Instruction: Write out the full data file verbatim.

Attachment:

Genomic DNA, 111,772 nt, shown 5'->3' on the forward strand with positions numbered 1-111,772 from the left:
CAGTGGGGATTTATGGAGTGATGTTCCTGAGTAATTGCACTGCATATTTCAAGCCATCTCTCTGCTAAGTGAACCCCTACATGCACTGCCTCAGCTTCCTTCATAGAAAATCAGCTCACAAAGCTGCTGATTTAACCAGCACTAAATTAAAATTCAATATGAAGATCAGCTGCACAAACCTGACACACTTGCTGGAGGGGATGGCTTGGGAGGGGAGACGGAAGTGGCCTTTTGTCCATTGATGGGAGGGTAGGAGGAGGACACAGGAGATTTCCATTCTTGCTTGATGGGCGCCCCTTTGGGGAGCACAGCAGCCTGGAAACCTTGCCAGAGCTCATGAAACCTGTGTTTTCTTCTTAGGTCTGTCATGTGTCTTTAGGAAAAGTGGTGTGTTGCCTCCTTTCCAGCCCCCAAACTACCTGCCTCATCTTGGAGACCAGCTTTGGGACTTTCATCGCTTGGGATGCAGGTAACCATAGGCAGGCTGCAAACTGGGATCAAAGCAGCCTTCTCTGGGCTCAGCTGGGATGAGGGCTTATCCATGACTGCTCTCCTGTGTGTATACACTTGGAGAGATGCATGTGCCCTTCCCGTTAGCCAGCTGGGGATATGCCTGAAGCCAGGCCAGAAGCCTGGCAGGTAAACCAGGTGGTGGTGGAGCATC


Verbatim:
Genomic DNA, 111,772 nt, shown 5'->3' on the forward strand with positions numbered 1-111,772 from the left:
CAGTGGGGATTTATGGAGTGATGTTCCTGAGTAATTGCACTGCATATTTCAAGCCATCTCTCTGCTAAGTGAACCCCTACATGCACTGCCTCAGCTTCCTTCATAGAAAATCAGCTCACAAAGCTGCTGATTTAACCAGCACTAAATTAAAATTCAATATGAAGATCAGCTGCACAAACCTGACACACTTGCTGGAGGGGATGGCTTGGGAGGGGAGACGGAAGTGGCCTTTTGTCCATTGATGGGAGGGTAGGAGGAGGACACAGGAGATTTCCATTCTTGCTTGATGGGCGCCCCTTTGGGGAGCACAGCAGCCTGGAAACCTTGCCAGAGCTCATGAAACCTGTGTTTTCTTCTTAGGTCTGTCATGTGTCTTTAGGAAAAGTGGTGTGTTGCCTCCTTTCCAGCCCCCAAACTACCTGCCTCATCTTGGAGACCAGCTTTGGGACTTTCATCGCTTGGGATGCAGGTAACCATAGGCAGGCTGCAAACTGGGATCAAAGCAGCCTTCTCTGGGCTCAGCTGGGATGAGGGCTTATCCATGACTGCTCTCCTGTGTGTATACACTTGGAGAGATGCATGTGCCCTTCCCGTTAGCCAGCTGGGGATATGCCTGAAGCCAGGCCAGAAGCCTGGCAGGTAAACCAGGTGGTGGTGGAGCATC